NUMERICAL LINEAR ALGEBRA IN DATA EXPLORATION
CSci 8363 -- Fall 2015
Linear Algebra has contributed many methods for handling very large quantities
of numerical data.
Here we examine many of these linear algebra methods
and how they have been applied to the exploration and analysis of very large
After a brief review of some basic concepts in linear algebra,
most of the class will be devoted to how these linear
algebra methods have been used in information retrieval,
and the like.
Examples of methods we will examine are Latent
Least Squares Fit, possibly under a sparsity constraint,
Support Vector Machines,
recent ideas on sparse approximation methods using L1 regularization.
A collection of basic
research papers, some of a tutorial nature, will be used for the class.
Examples will be taken from vision recognition systems, biological gene
analysis, document retrieval.
Students should be familiar with basic linear algebra concepts and methods
such as Gaussian elimination for systems of linear equations, plus some
concepts such as matrix eigenvalues, singular values, and matrix least squares problems,
though some time will be spent reviewing these latter topics.
Basic concepts in optimization like first order optimality conditions
and duality will also be useful.
Students will be expected to do the following.
- Students are to present [at least] one research
or tutorial papers during the course of the
semester, by rotation.
Talks should highlight the main points, and summarize the theoretical and
experimental results present in the paper being presented. For very
theoretically technical papers, you should at least be able to explain what
the main results are and what they mean, even if the detailed derivations are
too complex for a short presentation.
Long papers may be split up into parts presented separately (e.g.,
basic results/algorithms and examples/applications).
(30% of the final grade)
- The papers listed here are a mix of historical foundational papers, recent
papers showing variations on the original ideas or how the abstract methods
have been applied to specific applications. Students should either select
from among these papers, or may select another similar relevant paper after
checking with first with the instructor.
Submit a weekly synopsis of each week's material, with your own reactions.
This should be limited to a paragraph or two pointing out what the main
take-away message you got out of each lecture.
(10% of the final grade)
- Also submit as separate item some comments on how the lecture
was presented, to be passed on to the speaker (without attribution).
- Develop and carry out a research project based on one or more recent
research papers devoted to topics studied in this class.
A research project can be a literature survey, an experimental study of some
methods proposed in a paper or of an application of one of the methods studied
in this class. To give an approximate scale of the effort required, you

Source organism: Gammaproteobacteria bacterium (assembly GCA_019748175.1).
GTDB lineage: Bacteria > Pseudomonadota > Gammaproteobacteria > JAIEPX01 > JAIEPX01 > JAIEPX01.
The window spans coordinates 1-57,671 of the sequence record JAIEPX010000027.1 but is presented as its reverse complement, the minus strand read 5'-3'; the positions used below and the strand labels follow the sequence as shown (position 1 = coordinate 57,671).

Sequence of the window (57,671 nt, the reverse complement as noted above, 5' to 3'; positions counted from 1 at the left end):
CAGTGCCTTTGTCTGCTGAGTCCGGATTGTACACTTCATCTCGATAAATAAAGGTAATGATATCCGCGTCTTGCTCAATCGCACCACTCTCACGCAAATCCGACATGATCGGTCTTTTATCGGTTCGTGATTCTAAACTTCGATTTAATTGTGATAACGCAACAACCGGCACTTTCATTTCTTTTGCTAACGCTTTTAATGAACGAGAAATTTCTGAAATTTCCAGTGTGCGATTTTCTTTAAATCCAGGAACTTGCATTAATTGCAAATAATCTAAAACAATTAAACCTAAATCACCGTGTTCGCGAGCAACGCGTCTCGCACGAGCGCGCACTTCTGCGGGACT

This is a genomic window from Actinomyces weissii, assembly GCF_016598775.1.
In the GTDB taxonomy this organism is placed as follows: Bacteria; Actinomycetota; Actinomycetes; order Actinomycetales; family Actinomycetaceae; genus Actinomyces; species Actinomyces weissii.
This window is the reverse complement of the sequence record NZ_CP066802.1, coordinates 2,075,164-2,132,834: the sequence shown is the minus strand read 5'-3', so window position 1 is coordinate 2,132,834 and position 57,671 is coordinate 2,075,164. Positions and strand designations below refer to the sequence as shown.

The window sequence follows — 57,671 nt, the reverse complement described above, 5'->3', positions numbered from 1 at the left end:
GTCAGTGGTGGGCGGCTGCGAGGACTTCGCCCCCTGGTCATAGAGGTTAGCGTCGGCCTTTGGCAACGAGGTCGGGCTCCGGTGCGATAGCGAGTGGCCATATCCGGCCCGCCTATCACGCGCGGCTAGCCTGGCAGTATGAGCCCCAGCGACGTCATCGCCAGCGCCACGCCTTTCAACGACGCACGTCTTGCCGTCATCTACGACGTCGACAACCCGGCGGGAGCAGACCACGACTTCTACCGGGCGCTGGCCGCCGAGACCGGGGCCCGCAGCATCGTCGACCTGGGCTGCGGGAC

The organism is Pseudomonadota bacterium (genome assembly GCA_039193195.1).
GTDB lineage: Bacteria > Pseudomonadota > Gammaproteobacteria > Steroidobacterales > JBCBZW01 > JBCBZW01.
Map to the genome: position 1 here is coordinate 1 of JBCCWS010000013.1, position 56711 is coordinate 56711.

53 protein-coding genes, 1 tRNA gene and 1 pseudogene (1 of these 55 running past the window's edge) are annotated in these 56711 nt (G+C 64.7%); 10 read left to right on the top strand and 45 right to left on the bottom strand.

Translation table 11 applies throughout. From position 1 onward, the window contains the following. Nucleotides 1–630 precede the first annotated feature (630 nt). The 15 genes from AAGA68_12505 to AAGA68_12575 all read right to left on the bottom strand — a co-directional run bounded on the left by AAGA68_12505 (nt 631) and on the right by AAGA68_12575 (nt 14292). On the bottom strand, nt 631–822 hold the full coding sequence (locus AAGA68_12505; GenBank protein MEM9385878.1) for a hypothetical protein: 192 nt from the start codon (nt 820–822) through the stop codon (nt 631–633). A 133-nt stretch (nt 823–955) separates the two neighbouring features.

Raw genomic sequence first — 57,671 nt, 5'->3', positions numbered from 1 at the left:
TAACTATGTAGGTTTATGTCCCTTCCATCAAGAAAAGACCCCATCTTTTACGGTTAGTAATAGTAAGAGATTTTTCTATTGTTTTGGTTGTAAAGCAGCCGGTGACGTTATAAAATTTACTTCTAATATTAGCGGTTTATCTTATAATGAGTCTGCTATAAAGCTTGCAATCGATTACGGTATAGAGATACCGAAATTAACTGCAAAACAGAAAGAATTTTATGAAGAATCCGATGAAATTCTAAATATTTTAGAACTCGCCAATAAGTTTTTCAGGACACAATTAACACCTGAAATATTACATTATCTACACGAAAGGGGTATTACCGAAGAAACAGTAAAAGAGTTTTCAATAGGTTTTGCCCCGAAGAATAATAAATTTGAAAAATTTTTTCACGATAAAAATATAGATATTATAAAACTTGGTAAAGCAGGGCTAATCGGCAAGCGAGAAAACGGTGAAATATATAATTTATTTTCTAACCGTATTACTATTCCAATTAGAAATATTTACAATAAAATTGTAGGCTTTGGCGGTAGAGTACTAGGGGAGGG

should expect to devote about 50 hours of time during the course of the
semester. In about 3 weeks, you should submit a 1 page description of
your proposed project.
(10% of the final grade)
- Write a 10-15 page report on your research project at a level that would
be appropriate for publication in a workshop or conference.
in Computer Science.
(40% of the final grade)
- Give a short presentation on your project during the last 2 weeks of the
(10% of the final grade)
- Your project will count toward the Project Requirements for a Plan C MS degree
- Extra effort on the project or participation in class will be counted as an extra boost to your final grade.
- All submissions should be via
Link to Current Semester Plan and List of Papers
(Link to Old Semester Plan and List of Papers from the previous offering of this class in 2012
- Review of SVD and related topics
- Classical Dimensionality Reduction
- Latent Semantic Indexing
- Principal Component Analysis
- Tensor decompositions
- Concept Decomposition
- Randomized Matrix Approximations
- Specialized Matrix Approximations in applied statistics
- Fisher Linear Discriminant Analysis (LDA)
- Multi-Dimensional Scaling (MDS)
- Isomap and Locally Linear Embedding (LLE)
- Non-Negative Matrix Factorization (NMF)
- Graphs and Link Analysis → Web Searches
- Power Law Distribution
- Importance of Nodes/Links via Page Rank, Commute Times.
- Hubs and Authorities (HITS)
- Connectivity, Almost Shortest Paths, Partitioning.
- Spectral Graph Partitioning
- Dynamics - Consensus Computations.
- Theoretically fast matrix inversion.
- Sparse Approximations and Optimization
- Review of First Order Optimality Conditions in Optimization.
- basis pursuit, compressed sensing
- L1 regularization LASSO
- group lasso → sparse basis
- variations: low rank (nuclear norm) low variation (image processing)
- clustering with constraints.
- Iterative Algorithms, proximal methods.
For Further Information
Contact Daniel Boley, 6-209 KHKH, firstname.lastname@example.org,